Twilight Party: Saturday, April 11th Azalea Project Grand Opening: Saturday, April 18th 1 PM Greenway Partners Meeting: Wednesday, April 15th 4 PM 6. ADJOURN Chair Torno adjourned the meeting at 5:45p.m. without objection.

Open Letter to River Arts District Artists and Businesses

May 12, 2015

Attention All Artists and Businesses:

Our less than transparent City Council is moving full speed ahead in its plan to take over the River District. Due to greed and power and breaking their own laws, this council will do anything to shove this flawed project down the taxpayers throats. Together, we can organize and demand that the City Manager and his corrupt council resign, along with Pattiy Torno and the corrupt AARRC Board.

The AARRC should be replaced with artists and businesses in the River District. 

We, also, need to stop the re-zoning of our River at next months Council meeting. 

We need at least 100 people to attend this zoning meeting. Together, we can fight this corrupt and dishonest  City Manager and City Council.  A meeting notice will be sent out shortly.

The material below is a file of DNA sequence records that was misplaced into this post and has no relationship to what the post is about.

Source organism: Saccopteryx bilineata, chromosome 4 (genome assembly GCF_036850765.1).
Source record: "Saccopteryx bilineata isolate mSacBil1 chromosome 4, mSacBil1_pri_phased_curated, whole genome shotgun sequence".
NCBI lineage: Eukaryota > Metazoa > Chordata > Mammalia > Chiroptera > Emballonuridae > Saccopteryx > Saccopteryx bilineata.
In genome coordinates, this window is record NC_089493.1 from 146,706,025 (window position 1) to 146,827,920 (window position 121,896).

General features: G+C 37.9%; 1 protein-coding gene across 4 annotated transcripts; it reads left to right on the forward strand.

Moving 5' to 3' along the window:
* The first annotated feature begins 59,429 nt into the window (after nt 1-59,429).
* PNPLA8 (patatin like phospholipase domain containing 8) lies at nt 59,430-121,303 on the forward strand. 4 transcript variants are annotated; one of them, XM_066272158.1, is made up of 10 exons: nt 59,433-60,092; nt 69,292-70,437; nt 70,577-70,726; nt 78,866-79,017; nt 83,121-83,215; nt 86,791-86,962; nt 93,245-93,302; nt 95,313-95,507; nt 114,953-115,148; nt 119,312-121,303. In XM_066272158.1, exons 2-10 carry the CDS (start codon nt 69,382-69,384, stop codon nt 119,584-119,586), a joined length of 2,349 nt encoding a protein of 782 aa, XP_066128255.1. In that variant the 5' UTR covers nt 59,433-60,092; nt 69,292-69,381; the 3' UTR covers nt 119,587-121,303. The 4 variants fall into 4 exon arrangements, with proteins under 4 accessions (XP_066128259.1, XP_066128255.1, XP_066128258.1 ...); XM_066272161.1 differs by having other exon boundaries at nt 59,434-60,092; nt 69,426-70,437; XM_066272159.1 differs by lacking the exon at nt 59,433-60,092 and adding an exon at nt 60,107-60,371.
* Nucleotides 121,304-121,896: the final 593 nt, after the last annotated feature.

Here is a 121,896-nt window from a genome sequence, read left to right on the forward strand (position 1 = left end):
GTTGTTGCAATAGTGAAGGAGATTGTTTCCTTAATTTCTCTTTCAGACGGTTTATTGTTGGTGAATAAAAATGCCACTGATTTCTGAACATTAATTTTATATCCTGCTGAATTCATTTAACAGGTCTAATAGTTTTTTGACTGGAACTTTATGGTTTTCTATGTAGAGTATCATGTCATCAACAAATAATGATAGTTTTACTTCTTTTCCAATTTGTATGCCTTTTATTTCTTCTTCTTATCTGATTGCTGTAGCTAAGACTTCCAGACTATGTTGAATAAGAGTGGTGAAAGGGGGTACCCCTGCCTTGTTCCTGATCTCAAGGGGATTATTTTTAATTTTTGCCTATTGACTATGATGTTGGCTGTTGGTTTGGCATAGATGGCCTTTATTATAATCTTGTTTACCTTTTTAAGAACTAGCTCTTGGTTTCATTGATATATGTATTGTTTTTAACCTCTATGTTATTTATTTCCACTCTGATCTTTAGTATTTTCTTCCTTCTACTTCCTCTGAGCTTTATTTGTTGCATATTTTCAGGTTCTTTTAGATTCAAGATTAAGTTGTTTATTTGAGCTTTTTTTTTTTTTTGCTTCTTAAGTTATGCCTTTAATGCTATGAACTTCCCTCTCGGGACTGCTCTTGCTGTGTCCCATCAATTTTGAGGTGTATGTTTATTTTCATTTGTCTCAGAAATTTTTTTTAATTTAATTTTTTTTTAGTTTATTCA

If you want to be notified - join our email list by clicking here:


Join our Facebook page: ttps://

Fight the Corruption,

Chris Peterson

AARRC Meeting, Thursday, May 14 at 4:00pm

Join us at the monthly AARRC meeting. This Thursday at 4pm at the Asheville Area Chamber of Commerce Board Room.  HOT ON THE AGENDA: FORM BASED CODE.  Read our article on what is Form Based Code and why Artists should oppose it.



4:05 PM Networking Committee – Peter Sprague

4:30 PM Planning and Design Review Committee – Carleton Collins



  • Form-Based Code Outreach
  • Anchor Institution Outreach
  • New Businesses Outreach
  • New Belgium Update – Joe Ferikes
  • Form-Based Code Advisory Committee
  • Design Review Process Refinements


4:45 PM Design Review: Amboy Road Food Truck Park





For more information on the Asheville Area Riverfront Redevelopment Commission, please contact Steph

Monson Dahl at (828) 232-4502.

Part 1: A Commission's Rise to Power

This is Part 1 of a 2 part story:
Part 1: A Commissions Rise to Power
Part 2: A Commission Gone Rogue